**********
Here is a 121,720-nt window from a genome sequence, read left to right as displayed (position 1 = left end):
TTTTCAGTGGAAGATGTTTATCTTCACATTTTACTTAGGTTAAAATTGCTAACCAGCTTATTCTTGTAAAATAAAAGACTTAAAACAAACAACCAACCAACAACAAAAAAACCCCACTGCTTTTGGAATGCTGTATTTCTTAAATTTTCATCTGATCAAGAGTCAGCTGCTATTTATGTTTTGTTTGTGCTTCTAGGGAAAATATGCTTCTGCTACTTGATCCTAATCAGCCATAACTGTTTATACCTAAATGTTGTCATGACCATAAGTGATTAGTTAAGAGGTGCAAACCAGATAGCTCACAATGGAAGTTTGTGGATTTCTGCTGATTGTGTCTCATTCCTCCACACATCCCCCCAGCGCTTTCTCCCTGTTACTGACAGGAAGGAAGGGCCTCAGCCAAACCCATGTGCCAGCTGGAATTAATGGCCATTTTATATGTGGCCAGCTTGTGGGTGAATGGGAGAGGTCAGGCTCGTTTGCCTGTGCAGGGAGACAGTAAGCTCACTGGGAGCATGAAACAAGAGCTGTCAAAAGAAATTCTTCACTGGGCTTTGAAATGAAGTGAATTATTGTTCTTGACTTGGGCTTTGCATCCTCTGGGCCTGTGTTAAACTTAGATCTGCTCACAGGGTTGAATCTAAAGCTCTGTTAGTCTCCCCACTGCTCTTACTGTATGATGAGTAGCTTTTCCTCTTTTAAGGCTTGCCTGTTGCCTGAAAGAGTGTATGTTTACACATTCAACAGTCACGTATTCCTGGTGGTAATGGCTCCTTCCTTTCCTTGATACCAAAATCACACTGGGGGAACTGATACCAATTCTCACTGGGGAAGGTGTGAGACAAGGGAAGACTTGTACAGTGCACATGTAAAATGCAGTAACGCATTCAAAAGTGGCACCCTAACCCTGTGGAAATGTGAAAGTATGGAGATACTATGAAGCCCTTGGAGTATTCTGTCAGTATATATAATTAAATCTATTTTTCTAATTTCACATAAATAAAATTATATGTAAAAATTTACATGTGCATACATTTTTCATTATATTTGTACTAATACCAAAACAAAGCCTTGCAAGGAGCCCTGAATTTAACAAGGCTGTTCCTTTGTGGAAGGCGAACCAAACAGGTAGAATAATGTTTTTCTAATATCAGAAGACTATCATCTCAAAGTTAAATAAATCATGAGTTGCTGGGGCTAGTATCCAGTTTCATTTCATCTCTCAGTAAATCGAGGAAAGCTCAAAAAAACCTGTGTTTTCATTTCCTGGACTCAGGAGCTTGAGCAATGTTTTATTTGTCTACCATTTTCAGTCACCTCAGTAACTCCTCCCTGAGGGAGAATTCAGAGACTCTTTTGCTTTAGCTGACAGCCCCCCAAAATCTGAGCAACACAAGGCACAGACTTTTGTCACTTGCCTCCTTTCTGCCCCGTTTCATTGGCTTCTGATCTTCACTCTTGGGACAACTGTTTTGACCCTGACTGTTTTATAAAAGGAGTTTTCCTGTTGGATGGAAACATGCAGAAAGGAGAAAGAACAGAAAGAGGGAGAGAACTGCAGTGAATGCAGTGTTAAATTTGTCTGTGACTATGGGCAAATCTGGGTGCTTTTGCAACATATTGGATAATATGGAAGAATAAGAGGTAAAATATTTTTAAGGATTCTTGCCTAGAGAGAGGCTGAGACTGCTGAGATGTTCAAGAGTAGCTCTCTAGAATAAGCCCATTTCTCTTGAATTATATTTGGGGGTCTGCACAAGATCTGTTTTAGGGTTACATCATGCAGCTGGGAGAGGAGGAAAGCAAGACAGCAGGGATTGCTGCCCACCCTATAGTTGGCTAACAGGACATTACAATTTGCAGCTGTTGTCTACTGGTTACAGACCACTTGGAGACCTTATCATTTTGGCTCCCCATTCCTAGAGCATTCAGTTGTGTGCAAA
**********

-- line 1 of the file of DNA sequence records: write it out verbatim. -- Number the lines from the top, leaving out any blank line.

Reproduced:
Here is a 121,720-nt window from a genome sequence, read left to right as displayed (position 1 = left end):